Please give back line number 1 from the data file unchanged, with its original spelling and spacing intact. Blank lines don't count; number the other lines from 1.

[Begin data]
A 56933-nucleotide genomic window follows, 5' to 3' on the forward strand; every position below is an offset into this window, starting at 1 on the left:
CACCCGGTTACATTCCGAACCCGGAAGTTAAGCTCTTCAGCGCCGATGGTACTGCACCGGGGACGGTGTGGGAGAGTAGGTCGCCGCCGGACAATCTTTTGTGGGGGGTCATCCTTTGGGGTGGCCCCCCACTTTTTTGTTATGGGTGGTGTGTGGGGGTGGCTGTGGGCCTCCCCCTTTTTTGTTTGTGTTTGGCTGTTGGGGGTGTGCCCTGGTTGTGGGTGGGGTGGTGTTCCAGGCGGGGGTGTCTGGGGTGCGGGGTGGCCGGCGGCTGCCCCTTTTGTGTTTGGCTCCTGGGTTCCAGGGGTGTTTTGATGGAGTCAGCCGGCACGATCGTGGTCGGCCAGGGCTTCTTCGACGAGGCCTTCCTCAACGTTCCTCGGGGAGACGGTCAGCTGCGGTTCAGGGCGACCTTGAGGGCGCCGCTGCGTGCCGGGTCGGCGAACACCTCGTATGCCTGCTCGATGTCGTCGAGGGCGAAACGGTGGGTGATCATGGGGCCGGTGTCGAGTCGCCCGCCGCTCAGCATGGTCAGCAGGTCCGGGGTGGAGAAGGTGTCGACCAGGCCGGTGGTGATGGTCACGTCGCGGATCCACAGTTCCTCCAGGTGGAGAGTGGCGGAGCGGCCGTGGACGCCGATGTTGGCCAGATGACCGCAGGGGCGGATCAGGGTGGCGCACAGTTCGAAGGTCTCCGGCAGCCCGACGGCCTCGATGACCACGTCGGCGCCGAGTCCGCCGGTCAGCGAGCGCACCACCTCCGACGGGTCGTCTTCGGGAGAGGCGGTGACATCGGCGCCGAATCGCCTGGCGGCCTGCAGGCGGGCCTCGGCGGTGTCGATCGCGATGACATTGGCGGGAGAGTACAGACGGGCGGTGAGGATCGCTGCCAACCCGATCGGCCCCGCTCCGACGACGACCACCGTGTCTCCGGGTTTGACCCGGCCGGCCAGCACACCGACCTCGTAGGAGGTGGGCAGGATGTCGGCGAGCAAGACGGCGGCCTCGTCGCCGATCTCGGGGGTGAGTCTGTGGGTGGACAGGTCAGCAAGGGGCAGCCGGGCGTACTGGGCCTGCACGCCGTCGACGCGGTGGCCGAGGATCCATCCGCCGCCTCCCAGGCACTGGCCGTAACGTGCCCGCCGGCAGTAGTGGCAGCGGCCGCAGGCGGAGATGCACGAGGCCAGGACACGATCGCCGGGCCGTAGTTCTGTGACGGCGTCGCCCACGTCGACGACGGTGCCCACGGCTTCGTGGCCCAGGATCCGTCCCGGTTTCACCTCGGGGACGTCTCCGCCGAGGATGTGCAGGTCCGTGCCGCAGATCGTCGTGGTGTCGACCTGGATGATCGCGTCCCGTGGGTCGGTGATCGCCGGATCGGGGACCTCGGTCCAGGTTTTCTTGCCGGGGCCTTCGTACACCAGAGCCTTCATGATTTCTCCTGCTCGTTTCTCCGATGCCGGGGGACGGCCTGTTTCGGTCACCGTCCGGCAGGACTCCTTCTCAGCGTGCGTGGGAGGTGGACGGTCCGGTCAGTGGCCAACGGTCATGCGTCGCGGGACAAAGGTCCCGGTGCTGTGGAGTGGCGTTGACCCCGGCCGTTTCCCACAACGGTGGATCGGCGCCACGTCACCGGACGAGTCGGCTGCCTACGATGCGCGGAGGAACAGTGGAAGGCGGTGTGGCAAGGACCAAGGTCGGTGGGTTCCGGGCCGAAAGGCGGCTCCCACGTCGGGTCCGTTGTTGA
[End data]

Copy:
A 56933-nucleotide genomic window follows, 5' to 3' on the forward strand; every position below is an offset into this window, starting at 1 on the left: